Only in May 2017 did Global Sailing move to assert contract claims against defendants. See Doc. #298. I denied this motion because Global Sailing had not diligently sought leave to amend, and because giving Global Sailing leave to do so would prejudice defendants. Doc. #312 at 1-3. Global Sailing then filed a new case to assert its contract claims against defendants, see Global Sailing Ltd. v. Rastegar, 17cv1178 (D. Conn. 2017), and I consolidated that case with this one, see Doc. #321.[4] I then dismissed and granted summary judgment on many of the non-contract claims in July 2018. See Bruce Kirby, Inc. v. LaserPerformance (Europe) Ltd., 2018 WL 3614117 (D. Conn. 2018); Bruce Kirby, Inc. v. LaserPerformance (Europe) Ltd., 2018 WL 3614116 (D. Conn. 2018). In the wake of those decisions, Global Sailing has now moved for summary judgment as to whether LaserPerformance and Quarter Moon have breached their respective Builder Agreements. See Doc. #434 at 4. I agree with Global Sailing in part, and so will grant in part and deny in part its motion for summary judgment.


         The principles governing the Court's review of a motion for summary judgment are well established. Summary judgment may be granted only if “the movant shows that there is no genuine dispute as to any material fact and the movant is entitled to judgment as a matter of law.” Fed.R.Civ.P. 56(a). The Court must view the facts in the light most favorable to the party who opposes the motion for summary judgment and then decide if those facts would be enough-if eventually proved at trial-to allow a reasonable jury to decide the case in favor of the opposing party. My role at summary judgment is not to judge the credibility of witnesses or to resolve close contested issues but solely to decide if there are enough facts that remain in dispute to warrant a trial. See generally Tolan v. Cotton, 572 U.S. 650, 656-57 (2014) (per curiam); Benzemann v. Houslanger & Assocs., PLLC, 924 F.3d 73, 78 (2d Cir. 2019).

         Global Sailing has moved for summary judgment on the narrow question of whether each defendant breached its respective Builder Agreement. It has not moved for summary judgment on damages, and it views the precise extent of how any breach occurred as a question to be resolved in addressing damages. See Doc. #434 at 5 (“Each of these breaches . . . provide an independent basis for entry of summary judgment on the issue of liability. Put simply, GSL need only show one breach to prevail; here, it can show several.”).

         The parties agree that substantially similar law governs a breach of contract claim in Connecticut and Ontario. See Doc. #434 at 7; Doc. #470 at 4-11 (not challenging Global Sailing's claim that Connecticut and Ontario breach of contract claims are similar and noting that Connecticut and Ontario material breach standards resemble each other). I also agree. In Connecticut, a breach of contract claim requires that the parties form an agreement, the plaintiff performs as agreed, the defendant does not, and that nonperformance hurts the plaintiff. See Meyers v. Livingston, Alder, Pulda, Meiklejohn and Kelly, P.C., 311 Conn. 282, 291 (2014). “Under Ontario law, the elements of a claim for breach of contract are ‘the particulars of the alleged contract including its terms, the nature of the alleged breach, causation and damages that are alleged to have flowed from the breach.'” PPC Broadband, Inc. v. Transformix Engineering Inc., 2015 WL 339564, at *6 (N.D.N.Y. 2015) (quoting McCarthy Corp. PLC v. KPMG LLP, [2006] O.J. 1492, 2006 CanLII 11919, at ¶ 42 (Can. Ont. S.C.J.)).[5]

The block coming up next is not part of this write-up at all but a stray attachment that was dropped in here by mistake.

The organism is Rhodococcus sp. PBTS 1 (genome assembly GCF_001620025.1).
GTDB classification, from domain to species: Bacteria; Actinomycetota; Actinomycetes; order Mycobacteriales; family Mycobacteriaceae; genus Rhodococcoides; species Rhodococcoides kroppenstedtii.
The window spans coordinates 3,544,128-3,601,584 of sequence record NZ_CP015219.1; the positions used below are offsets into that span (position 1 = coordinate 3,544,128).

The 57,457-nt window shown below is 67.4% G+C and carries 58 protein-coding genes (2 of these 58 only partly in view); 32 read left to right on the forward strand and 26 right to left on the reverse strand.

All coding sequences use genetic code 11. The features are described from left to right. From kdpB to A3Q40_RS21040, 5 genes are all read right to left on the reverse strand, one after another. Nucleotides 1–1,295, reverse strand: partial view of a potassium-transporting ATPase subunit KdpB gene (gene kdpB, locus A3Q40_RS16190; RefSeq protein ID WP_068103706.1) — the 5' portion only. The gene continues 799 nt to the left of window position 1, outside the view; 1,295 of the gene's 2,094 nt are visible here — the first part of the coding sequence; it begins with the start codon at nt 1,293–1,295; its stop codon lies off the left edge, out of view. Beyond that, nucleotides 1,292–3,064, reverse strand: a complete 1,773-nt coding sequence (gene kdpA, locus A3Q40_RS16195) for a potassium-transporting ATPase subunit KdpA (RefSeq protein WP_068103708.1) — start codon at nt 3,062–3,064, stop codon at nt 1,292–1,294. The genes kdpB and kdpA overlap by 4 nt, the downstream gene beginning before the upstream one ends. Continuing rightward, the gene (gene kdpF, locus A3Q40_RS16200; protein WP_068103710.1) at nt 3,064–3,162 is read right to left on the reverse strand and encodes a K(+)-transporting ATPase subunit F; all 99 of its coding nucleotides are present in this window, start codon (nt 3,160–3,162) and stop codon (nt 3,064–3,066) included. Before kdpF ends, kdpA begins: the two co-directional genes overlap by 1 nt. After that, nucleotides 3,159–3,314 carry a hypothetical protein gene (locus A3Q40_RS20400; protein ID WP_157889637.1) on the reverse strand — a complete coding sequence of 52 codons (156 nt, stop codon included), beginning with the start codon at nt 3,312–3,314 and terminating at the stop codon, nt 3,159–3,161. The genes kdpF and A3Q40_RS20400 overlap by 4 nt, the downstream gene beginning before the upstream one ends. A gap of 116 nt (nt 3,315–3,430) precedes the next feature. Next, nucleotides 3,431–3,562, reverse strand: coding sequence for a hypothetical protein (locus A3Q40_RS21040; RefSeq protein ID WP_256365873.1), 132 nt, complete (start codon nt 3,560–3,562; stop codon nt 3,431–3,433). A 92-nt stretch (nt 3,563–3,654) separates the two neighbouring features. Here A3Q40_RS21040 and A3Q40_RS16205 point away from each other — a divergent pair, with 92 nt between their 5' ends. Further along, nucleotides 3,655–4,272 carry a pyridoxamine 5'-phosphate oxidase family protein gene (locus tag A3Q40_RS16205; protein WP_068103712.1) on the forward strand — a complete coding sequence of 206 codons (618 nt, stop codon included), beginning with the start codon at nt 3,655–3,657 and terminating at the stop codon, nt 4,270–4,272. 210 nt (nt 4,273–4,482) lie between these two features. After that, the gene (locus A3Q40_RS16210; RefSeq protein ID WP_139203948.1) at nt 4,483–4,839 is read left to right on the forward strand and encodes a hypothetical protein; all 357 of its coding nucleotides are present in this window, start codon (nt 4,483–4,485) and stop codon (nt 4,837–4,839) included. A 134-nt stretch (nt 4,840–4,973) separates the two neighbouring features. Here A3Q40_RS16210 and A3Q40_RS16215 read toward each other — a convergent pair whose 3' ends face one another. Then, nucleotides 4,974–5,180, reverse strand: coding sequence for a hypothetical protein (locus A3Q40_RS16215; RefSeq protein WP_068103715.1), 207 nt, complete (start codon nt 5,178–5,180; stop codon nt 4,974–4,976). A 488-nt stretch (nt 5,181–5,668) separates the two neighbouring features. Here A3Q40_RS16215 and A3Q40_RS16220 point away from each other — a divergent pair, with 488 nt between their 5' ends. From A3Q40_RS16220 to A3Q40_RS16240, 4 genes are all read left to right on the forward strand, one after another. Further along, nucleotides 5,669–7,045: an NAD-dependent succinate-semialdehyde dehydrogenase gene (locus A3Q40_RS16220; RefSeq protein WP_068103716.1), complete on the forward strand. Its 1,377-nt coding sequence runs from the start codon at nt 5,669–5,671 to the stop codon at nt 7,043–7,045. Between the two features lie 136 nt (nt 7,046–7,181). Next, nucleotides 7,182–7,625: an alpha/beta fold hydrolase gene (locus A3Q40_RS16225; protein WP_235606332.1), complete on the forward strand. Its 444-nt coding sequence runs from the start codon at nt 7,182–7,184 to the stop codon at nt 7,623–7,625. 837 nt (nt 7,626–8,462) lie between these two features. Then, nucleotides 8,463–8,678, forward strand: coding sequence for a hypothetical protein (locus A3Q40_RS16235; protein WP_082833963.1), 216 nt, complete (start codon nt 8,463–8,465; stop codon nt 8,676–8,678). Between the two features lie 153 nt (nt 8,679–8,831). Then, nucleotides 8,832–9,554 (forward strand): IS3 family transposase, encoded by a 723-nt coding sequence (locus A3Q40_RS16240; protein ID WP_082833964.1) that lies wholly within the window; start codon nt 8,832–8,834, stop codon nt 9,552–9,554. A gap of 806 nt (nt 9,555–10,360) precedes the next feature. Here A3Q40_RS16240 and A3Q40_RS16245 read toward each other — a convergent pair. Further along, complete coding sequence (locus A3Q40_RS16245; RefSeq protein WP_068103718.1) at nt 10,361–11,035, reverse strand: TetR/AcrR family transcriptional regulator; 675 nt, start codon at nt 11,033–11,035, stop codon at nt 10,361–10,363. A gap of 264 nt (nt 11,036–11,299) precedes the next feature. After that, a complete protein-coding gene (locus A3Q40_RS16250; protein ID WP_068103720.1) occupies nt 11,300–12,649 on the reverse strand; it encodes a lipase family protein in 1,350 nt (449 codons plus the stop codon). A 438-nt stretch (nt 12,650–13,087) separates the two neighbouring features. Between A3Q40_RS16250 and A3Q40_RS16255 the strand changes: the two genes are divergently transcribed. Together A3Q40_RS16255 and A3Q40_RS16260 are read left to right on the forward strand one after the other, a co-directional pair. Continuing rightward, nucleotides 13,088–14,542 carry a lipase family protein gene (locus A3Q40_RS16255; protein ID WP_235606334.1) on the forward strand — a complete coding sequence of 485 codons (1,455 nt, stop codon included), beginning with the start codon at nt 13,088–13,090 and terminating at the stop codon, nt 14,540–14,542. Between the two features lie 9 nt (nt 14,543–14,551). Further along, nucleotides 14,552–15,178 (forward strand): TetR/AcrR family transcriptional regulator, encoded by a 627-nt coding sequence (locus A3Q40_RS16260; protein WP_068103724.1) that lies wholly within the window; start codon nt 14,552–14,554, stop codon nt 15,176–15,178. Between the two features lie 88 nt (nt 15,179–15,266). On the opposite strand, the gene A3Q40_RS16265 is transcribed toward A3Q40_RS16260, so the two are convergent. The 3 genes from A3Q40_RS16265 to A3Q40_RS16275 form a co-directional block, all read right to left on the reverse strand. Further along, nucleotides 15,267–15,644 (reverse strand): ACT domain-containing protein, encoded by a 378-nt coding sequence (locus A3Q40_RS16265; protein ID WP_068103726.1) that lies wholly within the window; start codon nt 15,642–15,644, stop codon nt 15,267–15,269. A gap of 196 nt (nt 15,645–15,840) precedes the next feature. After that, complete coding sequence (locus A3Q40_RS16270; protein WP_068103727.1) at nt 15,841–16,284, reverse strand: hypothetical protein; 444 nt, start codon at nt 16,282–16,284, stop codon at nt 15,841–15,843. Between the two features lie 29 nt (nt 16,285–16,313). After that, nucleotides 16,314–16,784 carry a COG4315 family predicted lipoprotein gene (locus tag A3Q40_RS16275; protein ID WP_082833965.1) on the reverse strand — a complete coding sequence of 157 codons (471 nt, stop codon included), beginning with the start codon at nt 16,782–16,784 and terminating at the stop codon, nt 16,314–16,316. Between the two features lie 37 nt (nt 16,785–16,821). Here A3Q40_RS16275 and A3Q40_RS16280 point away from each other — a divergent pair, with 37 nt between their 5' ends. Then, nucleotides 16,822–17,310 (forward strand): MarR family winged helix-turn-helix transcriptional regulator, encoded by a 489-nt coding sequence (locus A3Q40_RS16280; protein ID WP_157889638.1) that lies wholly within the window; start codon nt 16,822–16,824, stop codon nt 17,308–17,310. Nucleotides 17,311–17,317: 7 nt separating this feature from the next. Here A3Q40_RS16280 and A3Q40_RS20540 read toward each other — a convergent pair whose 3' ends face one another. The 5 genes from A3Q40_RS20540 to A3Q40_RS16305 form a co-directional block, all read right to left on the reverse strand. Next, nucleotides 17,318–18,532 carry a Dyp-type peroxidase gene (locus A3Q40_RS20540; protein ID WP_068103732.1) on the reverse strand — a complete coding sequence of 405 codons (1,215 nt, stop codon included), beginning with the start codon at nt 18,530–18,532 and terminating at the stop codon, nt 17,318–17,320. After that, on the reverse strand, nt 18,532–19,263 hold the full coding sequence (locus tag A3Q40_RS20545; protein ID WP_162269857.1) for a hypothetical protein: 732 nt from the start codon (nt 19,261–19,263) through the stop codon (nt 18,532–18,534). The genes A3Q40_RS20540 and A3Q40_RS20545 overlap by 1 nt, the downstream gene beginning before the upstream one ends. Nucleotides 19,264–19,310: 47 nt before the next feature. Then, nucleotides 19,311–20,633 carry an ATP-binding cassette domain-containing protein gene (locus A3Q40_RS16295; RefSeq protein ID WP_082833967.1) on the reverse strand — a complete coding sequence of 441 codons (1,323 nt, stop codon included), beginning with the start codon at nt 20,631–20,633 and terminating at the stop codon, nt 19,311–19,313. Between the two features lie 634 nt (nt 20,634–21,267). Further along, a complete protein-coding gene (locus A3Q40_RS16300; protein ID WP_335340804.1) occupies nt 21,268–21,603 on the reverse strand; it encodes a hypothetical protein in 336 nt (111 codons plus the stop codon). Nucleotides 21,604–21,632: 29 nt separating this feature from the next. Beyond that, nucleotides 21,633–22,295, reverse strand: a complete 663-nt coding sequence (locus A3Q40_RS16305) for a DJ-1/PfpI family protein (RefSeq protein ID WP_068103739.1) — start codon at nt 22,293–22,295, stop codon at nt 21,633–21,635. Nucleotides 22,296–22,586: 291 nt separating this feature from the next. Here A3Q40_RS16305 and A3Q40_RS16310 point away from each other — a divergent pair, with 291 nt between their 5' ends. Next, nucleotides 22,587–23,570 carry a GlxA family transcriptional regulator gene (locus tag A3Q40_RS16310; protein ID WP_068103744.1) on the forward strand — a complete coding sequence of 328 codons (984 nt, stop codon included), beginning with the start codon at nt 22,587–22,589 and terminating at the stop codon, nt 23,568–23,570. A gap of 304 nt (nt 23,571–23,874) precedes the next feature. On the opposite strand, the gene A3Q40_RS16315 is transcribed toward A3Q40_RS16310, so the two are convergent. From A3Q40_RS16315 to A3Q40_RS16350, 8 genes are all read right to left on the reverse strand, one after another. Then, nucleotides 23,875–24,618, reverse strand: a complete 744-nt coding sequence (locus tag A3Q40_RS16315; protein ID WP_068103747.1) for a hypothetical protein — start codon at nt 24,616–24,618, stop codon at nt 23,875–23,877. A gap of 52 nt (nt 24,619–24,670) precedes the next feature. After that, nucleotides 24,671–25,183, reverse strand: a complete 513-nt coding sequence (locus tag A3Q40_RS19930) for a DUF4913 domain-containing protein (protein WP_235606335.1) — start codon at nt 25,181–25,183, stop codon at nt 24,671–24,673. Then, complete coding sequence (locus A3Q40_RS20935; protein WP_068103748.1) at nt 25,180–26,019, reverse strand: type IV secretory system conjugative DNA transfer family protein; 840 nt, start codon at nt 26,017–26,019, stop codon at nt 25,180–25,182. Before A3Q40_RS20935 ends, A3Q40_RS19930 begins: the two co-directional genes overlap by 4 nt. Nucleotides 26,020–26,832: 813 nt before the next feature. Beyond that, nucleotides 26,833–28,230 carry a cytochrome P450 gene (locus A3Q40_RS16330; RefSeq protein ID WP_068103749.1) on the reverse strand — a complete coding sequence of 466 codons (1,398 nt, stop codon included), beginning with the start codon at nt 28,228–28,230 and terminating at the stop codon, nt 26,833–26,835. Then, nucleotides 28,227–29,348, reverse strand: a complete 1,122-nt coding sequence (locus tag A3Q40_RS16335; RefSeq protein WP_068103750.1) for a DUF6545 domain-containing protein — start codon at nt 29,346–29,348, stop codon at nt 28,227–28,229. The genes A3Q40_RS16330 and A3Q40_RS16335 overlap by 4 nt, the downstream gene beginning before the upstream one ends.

LaserPerformance and Quarter Moon have focused their opposition to summary judgment on two main lines of defense. First, they argue that Global Sailing brought suit too late under both Connecticut and Ontario law. Second, they argue that, regardless of timing, the Builder Agreements do not bind them. I address each objection in turn.

         Statute of limitations

         Defendants begin by arguing that Ontario and Connecticut's respective statutes of limitations for contract claims restrict Global Sailing's claims against LaserPerformance and Quarter Moon. See Doc. #470 at 1 n.1. Global Sailing objects on the ground that any failure of defendants to pay royalties is a continuing violation under both Connecticut and Ontario law, and so should reset the date from which the statutory clock runs to that of the most recent breach. See Doc. #471 at 10. I am unpersuaded by Global Sailing's argument.

         To begin with, Connecticut law has traditionally applied the continuing course of conduct doctrine to torts, and the Connecticut Supreme Court has not applied the doctrine to claims based on breach of contract. See St. Bernard Sch. of Montville v. Bank of Am., 312 Conn. 811, 834 n.11 (2014) (noting that “[a]lthough our Appellate Court has questioned the extent to which this doctrine applies outside of claims sounding in tort, we have no occasion to consider that question in the present case”). And in AT Engine Controls Ltd. v. Goodrich Pump & Engine Control Systems, Inc., 2014 WL 7270160 (D. Conn. 2014), aff'd, 637 Fed.Appx. 645 (2d Cir. 2016), I noted that even in the tort context, Connecticut courts require “a ‘special relationship' between the parties or . . . later wrongful acts.” Id. at *14-*15 ...